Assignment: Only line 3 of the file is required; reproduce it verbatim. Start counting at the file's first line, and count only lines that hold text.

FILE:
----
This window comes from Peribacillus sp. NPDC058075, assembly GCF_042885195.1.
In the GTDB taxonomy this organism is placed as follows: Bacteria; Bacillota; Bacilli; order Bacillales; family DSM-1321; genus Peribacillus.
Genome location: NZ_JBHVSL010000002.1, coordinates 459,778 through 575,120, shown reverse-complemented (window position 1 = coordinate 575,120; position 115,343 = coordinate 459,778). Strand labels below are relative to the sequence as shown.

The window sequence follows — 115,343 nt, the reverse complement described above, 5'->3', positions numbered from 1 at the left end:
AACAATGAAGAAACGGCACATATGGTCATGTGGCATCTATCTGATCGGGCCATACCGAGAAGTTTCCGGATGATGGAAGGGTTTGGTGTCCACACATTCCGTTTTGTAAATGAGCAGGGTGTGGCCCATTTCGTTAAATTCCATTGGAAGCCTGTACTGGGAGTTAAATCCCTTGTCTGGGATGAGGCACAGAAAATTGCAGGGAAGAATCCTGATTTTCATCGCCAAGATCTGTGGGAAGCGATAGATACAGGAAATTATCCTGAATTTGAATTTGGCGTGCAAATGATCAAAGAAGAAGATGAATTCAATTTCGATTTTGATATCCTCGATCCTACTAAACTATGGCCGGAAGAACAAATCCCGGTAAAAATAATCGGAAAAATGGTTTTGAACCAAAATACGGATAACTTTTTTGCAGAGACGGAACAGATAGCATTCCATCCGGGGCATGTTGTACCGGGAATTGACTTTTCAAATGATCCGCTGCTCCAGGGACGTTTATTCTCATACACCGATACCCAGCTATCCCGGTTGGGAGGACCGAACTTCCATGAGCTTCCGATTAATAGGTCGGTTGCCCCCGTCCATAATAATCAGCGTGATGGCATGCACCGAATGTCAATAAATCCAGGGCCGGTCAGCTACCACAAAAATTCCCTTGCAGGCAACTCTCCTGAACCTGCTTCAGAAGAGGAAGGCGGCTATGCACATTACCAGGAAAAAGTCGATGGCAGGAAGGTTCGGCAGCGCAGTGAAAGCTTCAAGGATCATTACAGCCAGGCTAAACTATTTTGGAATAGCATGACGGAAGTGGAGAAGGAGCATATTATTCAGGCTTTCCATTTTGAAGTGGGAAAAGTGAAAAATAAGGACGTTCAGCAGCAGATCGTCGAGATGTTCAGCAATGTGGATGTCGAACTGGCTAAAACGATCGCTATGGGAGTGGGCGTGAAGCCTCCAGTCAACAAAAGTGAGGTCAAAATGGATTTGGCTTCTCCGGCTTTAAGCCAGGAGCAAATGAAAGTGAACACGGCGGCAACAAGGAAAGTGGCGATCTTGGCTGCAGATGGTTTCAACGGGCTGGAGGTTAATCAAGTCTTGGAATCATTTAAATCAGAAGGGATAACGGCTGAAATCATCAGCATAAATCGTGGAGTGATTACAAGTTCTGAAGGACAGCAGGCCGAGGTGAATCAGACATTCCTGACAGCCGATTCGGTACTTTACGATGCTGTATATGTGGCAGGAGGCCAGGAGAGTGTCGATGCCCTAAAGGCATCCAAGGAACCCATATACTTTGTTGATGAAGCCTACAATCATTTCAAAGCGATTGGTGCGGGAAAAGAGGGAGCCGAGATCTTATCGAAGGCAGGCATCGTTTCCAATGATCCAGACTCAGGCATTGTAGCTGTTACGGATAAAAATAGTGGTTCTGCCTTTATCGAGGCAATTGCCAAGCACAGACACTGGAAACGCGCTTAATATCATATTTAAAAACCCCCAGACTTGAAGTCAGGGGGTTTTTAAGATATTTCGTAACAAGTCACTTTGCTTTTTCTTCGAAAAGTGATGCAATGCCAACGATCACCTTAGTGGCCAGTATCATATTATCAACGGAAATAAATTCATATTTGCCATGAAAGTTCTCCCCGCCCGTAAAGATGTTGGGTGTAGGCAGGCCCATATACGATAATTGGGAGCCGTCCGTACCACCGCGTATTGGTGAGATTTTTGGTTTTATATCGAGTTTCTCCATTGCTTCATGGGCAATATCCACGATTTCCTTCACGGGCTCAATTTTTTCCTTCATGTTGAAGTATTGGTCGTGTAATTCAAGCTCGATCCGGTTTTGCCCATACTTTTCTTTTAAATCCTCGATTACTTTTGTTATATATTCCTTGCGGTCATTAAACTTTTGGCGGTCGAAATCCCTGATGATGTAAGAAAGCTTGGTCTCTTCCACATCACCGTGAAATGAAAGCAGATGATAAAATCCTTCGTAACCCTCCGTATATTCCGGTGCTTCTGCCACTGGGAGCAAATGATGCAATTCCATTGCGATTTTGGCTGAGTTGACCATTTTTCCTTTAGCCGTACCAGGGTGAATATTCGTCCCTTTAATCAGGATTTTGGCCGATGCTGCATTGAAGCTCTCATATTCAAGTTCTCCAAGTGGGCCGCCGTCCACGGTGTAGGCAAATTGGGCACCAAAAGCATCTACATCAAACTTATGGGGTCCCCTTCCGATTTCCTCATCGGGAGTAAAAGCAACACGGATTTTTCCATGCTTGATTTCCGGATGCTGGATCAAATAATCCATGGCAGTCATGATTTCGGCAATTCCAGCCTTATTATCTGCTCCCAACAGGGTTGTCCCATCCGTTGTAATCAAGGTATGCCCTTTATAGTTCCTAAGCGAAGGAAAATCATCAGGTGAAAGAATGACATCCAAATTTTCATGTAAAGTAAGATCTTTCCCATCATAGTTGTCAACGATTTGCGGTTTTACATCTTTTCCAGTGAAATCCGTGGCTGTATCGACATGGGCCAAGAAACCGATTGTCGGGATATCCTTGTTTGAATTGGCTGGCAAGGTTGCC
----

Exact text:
Genome location: NZ_JBHVSL010000002.1, coordinates 459,778 through 575,120, shown reverse-complemented (window position 1 = coordinate 575,120; position 115,343 = coordinate 459,778). Strand labels below are relative to the sequence as shown.